Minister Rejects Suggestions She’s Anti-Gay

Jacinta Collins

Jacinta Collins, new Minister for Mental Health and Ageing has defended her past comments and voting record on abortion, access to IVF technology and marriage equality and declared that under her watch the government’s commitment to strategies to improve mental health and ageing for the LGBT population will remain a priority.

The Minister had one of her first public engagements yesterday when she visited Perth to launch new strategies for LGBT mental health and participate in a panel discussion on ageing. OUTinPerth asked the Minister to respond to recent criticisms that she may not be the best person for the job.

Here’s the Minister’s full answer.

OutinPerth: Minister, members of the LGBTI community and the gay press have highlighted previous comments you’ve made, and your voting record, on marriage equality and access to IVF reproductive technology.

What reassurance can you give to this community that under your leadership this strategy will have the same leadership and force that it did under Minister Butler?

The Hon. Jacinta Collins: I think there’s probably three issues in that question. One of them is I’m not Mark Butler obviously, and I know there is even a level of grief about the role that Mark Butler has played in this space, and I think he greatly reflects on, or accepts the compliment that that is for him. As I said, I think his work in climate change for the government at this critical stage will be equally as important.

In relation to my views on a range of policy issues; and I haven’t seen the incident to which you might of reported, I might have followed some of the more general reporting. Can I say, my views around marriage equality, for example, haven’t been particularly accurately represented, this is a problem with politics and the press, so I’d make that one point.

In terms of my views about relationship recognition, I would probably more closely support the position the Labor party had before the last conference of the party. Mostly that’s informed by a concern that we need to bring community consensus to such a reform, and a view about how some other countries have dealt with both the marriage issue and relationship recognition.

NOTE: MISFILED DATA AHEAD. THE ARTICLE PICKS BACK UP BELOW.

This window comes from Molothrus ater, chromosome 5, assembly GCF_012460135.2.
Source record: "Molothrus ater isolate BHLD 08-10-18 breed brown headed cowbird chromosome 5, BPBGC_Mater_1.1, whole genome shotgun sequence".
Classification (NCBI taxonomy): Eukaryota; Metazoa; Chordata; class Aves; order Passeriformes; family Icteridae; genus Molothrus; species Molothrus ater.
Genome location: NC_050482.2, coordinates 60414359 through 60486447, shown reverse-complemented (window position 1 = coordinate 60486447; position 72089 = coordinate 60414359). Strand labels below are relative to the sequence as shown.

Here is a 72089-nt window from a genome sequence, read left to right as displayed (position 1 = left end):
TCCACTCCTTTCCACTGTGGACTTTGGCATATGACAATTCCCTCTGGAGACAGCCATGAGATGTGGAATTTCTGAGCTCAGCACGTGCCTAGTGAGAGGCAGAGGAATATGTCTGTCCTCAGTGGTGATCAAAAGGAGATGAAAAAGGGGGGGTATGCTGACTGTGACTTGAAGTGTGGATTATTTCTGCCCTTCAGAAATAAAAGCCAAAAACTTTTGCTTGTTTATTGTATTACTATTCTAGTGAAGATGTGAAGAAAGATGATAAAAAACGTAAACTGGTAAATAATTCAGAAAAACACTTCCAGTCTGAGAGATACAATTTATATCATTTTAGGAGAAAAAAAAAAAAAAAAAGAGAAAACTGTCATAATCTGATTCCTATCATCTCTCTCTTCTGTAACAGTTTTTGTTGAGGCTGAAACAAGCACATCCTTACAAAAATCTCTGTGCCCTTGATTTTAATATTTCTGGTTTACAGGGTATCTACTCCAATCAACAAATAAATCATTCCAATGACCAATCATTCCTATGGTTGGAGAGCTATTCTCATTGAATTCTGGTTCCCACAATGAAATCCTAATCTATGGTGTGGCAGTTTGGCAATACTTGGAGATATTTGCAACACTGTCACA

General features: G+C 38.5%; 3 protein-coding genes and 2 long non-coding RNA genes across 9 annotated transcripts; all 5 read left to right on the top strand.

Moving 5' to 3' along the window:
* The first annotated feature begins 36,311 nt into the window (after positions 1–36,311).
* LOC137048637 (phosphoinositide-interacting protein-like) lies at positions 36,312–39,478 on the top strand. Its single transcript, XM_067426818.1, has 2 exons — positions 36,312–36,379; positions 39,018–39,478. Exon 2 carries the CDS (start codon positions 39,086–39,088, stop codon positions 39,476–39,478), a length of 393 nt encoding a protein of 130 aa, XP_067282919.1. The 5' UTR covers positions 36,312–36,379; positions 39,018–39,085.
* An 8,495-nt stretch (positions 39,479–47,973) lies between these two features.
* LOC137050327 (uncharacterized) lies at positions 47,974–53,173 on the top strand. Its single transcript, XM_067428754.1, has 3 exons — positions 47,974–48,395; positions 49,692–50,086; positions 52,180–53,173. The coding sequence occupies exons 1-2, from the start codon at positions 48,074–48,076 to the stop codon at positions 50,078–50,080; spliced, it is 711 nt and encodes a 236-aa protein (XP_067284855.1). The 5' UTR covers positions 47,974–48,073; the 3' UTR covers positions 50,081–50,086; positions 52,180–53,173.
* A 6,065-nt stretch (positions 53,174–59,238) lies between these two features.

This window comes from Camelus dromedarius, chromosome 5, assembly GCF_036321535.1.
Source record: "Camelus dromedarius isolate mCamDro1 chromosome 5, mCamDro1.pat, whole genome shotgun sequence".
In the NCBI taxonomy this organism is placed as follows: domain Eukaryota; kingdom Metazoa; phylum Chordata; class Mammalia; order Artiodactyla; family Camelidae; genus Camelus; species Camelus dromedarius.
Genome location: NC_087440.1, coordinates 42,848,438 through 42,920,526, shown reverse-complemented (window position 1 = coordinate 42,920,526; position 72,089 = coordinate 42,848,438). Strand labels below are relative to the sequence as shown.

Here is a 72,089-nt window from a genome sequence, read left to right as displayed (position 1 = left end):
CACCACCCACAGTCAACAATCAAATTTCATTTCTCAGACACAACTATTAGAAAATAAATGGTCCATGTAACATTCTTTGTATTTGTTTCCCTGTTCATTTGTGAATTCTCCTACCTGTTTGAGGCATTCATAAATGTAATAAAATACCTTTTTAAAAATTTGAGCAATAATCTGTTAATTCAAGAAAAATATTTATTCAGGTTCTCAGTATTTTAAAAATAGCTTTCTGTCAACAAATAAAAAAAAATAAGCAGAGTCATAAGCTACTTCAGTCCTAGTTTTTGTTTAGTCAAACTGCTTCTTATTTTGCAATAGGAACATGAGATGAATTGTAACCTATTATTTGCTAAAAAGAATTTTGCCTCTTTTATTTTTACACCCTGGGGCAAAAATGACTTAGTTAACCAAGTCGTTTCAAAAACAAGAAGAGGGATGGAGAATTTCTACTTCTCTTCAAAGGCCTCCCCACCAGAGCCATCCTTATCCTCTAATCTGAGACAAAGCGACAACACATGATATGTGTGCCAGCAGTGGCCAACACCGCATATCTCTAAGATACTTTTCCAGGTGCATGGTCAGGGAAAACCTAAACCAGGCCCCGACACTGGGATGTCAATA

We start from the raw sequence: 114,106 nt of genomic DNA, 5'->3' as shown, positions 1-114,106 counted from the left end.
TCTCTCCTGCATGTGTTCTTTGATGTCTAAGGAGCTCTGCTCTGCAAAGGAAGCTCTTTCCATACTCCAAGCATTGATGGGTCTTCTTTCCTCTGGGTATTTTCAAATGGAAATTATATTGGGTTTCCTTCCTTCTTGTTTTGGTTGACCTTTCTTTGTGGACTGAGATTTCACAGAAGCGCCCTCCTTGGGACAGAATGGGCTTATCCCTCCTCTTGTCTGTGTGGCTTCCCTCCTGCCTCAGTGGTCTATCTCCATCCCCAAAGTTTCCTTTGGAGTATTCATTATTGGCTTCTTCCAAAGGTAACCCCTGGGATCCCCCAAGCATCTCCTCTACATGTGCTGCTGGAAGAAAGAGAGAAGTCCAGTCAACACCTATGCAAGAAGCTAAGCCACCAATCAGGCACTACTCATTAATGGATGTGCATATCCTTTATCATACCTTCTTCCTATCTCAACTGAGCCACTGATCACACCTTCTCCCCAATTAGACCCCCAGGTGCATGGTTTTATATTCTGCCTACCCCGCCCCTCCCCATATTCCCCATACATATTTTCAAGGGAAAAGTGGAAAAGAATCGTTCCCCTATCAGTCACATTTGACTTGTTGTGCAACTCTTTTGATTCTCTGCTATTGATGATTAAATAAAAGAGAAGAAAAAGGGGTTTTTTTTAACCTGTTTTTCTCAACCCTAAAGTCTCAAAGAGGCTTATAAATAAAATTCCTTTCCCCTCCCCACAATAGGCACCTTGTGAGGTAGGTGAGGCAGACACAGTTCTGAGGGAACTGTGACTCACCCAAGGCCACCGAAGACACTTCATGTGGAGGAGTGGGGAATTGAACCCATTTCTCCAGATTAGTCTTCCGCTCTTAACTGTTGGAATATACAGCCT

Now if that’s characterised unfortunately as being anti-gay, I think that’s quite unfortunate. But I also think that that debate is quite a separate issue to providing appropriate diverse care and support for all Australians. So my assurance in the mental health and ageing space is because I’ve participated in discussions on how you deal with relationship recognition without necessarily concluding that marriage equality is the answer I don’t believe indicates that I’m anti-gay.

In relation to the other issue you raised, which I believe is access to IVF, it’s a vexed political discussion as well. Penny Wong for example confronted it recently, when there was a debate around do you ensure that your child has access to information about their biological parents. Now that’s the sort of issue that I think that when we’re looking at access to IVF and parenting arrangements needs to be part of the community discussion without falling back into a black and white, ‘you’re either pro or against’ discussion, which is unfortunately what usually happens when things then move into the media.

My assurance, and I have made this publicly, is that the government, which includes me, is proud of the programs and initiatives that we have supported to improve both mental health and ageing services in a diverse way which includes LGBTI. I think that there’s no question in that space.

I’ve been disappointed by the nature of some of the media coverage. I become more disappointed when I just see what is just inaccurate reporting move on. I suppose this is a bit of my own venting, but I’ll give you an example.

One of the reports referred to me as using the phrase, “blood on the Medicare card”. I couldn’t even remember the incident where it came from but when I looked at it, I thought “that’s not even the sort of language I use”.  So I went back to the Hansard and what I discovered was that one particular organisation had used that, in a senate enquiry, to describe issues around access to abortion funding at the time and I was actually challenging the use of that expression. So I had something I was actually challenging, well essentially I was verbelled.

That’s life, that politics, but I think I made it pretty clear in my response to that reporting that whilst I can’t be Mark Butler it won’t change the government’s commitment to services in this area.

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